sobota 12. července 2014

GSoC 2014 - week 7

Hi again, I'm sorry I didn't post last week, because I've been on a vacation.
Here's what I've done this week:

Passing additional options to underlying tools
rpmbuild has an option --short-circuit that skips stages of build preceding the specified one. It doesn't build a complete RPM package, but it's very handy for debugging builds that fail, especially in the install section. But this option is not accessible from within mock and I already mentioned in my proposal that I want to make it available. The option is also called --short-circuit and it accepts an argument - either build, install, or binary, representing the build phase that will be the first while the preceding phases would be skipped.
Example invocation:
$ mock rnv-1.7.11-6.fc21.src.rpm --short-circuit install

For Yum or DNF some of the options that are often used when user invokes the package manager directly also weren't available in mock. --enablerepo and --disablerepo are very common ones and now they are also supported by mock - they're directly passed to the underlying package manager.
Example invocation:
$ mock --install xmvn maven-local --enablerepo jenkins-xmvn --enablerepo jenkins-javapackages
The repos of course have to be present in the yum.conf in mock config.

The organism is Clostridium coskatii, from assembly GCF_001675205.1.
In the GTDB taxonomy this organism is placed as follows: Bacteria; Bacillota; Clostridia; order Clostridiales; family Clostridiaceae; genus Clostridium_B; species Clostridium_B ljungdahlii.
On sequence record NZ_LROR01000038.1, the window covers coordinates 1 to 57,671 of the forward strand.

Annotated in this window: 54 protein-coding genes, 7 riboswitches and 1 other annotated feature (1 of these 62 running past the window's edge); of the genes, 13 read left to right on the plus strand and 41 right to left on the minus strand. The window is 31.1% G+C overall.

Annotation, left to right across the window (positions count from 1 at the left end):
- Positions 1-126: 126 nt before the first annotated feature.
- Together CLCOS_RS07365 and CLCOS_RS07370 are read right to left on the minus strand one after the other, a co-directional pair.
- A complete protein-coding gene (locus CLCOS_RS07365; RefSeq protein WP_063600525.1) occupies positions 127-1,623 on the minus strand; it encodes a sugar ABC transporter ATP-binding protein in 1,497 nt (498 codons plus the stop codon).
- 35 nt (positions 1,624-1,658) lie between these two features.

Python 3 support
I started working on porting mock to Python 3. This doesn't mean that mock will run on Python 3 only, I'm trying to preserve compatibility with Python 2.6 without the need to have two version of mock for each. I changed the trace_decorator to use regular Python decorators instead of peak.utils.decorate and dropped dependency on the decoratortools package. There are slight changes in traceLog's output, that I don't consider important, but if someone did, it could be solved by using python-decorator package, which is available for both versions. There are some features that are still untested, but the regularly used functionality is already working. Rebuilding RPMs, SRPMs, working in shell, manipulating packages is tested. The plugins, that are enabled by default (yum-cache, root-cache, ccache, selinux) also work. What doesn't work is the LVM plugin, because it uses lvm2-python-libs, which doesn't have a Python 3 version yet. Same applies to mockchain, which uses urlgrabber. To try mock with Python 3, either change your system default Python implementation or manually hardcode python3 as the interpreter to the shebang in /usr/sbin/xmock.